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What is an intuitive meaning of the null space of a matrix? Why is it useful?

I'm not looking for textbook definitions... my textbook gives me the definition, but I just don't "get" it.

E.g.: I think of the rank R of a matrix as the minimum number of dimensions that a linear combination of its columns would have; it tells me that, if I combined the vectors in its columns in some order, I'd get a set of coordinates for an R-dimensional space, where R is minimum (please correct me if I'm wrong). So that means I can relate rank (and also dimension) to actual coordinate systems, and so it makes sense to me. But I can't think of any physical meaning for a null space... could someone explain what its meaning would be, for example, in a coordinate system?

Thanks!

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Your statement "the rank R of a matrix as the minimum number of dimensions that a linear combination of its columns would have..." should be "the rank R of a matrix as the maximum number of dimensions that a linear combination of its columns would have...". The rank tells you the dimension of a space spanned by the columns. –  Tpofofn Feb 11 '11 at 2:01

3 Answers 3

up vote 13 down vote accepted

If $A$ is your matrix, the null-space is simply put, the set of all vectors $v$ such that $A \cdot v = 0$. It's good to think of the matrix as a linear transformation; if you let $h(v) = A \cdot v$, then the null-space is again the set of all vectors that are sent to the zero vector by $h$. Think of this as the set of vectors that lose their identity as $h$ is applied to them.

Note that the null-space is equivalently the set of solutions to the homogeneous equation $A \cdot v = 0$.

Nullity is the complement to the rank of a matrix. They are both really important; here is a similar question on the rank of a matrix, you can find some nice answers why there.

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Ohhhhhhhhhhhhhhhhhhhhhhhh the "loses their identity" part made so much sense! So that is why, when we reduce the dimensions of an m * n matrix, the number of vectors that don't lose their identity (the number of pivot columns) + the number of vectors that do (which is dim Null A) is just the total number of columns, n... thanks! It makes so much more sense now! :) –  Mehrdad Feb 9 '11 at 7:41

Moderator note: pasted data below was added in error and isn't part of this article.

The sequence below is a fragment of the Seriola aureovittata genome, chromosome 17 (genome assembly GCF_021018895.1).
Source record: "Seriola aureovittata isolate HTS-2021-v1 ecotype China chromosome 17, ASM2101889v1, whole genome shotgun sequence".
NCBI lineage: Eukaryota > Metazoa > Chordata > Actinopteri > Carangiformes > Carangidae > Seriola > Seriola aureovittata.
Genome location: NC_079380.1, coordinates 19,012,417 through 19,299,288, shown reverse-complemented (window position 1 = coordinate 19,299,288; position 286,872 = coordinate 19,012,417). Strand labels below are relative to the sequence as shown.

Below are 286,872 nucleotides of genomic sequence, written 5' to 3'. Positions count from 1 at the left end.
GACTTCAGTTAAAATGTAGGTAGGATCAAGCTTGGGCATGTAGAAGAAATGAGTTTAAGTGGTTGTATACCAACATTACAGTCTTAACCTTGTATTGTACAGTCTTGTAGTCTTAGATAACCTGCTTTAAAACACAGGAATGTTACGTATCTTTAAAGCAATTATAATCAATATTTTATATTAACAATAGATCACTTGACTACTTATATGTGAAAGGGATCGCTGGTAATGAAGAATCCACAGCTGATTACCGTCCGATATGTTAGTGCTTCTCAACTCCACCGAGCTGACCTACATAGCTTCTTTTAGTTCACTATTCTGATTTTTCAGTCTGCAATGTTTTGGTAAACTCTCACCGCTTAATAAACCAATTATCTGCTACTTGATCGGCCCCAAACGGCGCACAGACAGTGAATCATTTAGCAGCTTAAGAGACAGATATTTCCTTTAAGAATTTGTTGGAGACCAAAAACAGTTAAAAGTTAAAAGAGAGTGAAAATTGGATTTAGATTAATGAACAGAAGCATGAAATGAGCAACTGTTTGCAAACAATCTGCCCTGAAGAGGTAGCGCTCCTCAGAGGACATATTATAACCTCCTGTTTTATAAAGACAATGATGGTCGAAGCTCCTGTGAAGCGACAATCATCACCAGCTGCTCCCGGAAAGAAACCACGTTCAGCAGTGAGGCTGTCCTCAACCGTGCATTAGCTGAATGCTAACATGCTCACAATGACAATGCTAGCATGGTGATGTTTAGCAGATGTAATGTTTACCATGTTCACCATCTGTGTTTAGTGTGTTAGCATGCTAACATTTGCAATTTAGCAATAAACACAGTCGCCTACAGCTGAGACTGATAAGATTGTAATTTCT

The rank $r$ of a matrix $A \in \mathbb{R}^{m \times n}$, as you have said is the dimension of the column space ($r$ is also the dimension of the row space as well) i.e. the dimension of the space spanned by vectors which are obtained by a linear combination of the columns of $A$, equivalently the range of $A$. (The use of the word "minimum" in the question is unnecessary). However each column vector has $m$ components and the vectors in the range of $A$ has $m$ components as such but span only a $r (\leq m)$ dimensional subspace instead of a $m$ dimensional space. So we are missing out spanning the remaining $m-r$ dimensional subspace of the $m$ dimensional space.

The left null-space now plays the roll of spanning the remaining $m-r$ dimensional subspace. This is why the left null-space is orthogonal to the column space. So the left null-space along with the column space now spans the entire $m$ dimensional space i.e. if $C = \{y \in \mathbb{R}^{m \times 1}: y = Ax\text{ for some }x \in \mathbb{R}^{n \times 1} \}$ and $Z_L = \{z \in \mathbb{R}^{m \times 1}:z^T A = 0 \}$,

then $Z_L \cup C = \mathbb{R}^{m}$ and $Z_L \perp C$

The right null-space plays the analogous roll for the rows. The rows span only a $r$ dimensional subspace of the $n$ dimensional space. The right null-space now plays the roll of spanning the remaining $n-r$ dimensional subspace. This is why the right null-space is orthogonal to the row space. So the right null-space along with the row space now spans the entire $n$ dimensional space i.e. if $R = \{y \in \mathbb{R}^{n \times 1}: y = A^Tx\text{ for some }x \in \mathbb{R}^{m \times 1} \}$ and $Z_R = \{z \in \mathbb{R}^{n \times 1}: Az = 0 \}$,

then $Z_R \cup R = \mathbb{R}^{n}$ and $Z_R \perp R$

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This is a good mathematical explanation, but it's not really intuitive for me. (It's probably just me, not your explanation.) So far, I've tended to think of linear algebra as a tool for figuring out the number of independent variables (slash, coordinates) in an equation (or matrix), so putting it in terms of that would be more intuitive to me than just a purely mathematical definition of rows and columns. It makes me intuitively see answers without worrying about vocabulary. But +1, nice explanation anyhow. :) –  Mehrdad Feb 9 '11 at 7:47

Imagine a set of map directions at the entrance to a forest. You can apply the directions to different combinations of trails. Some trail combinations will lead you back to the entrance. They are the null space of the map directions.

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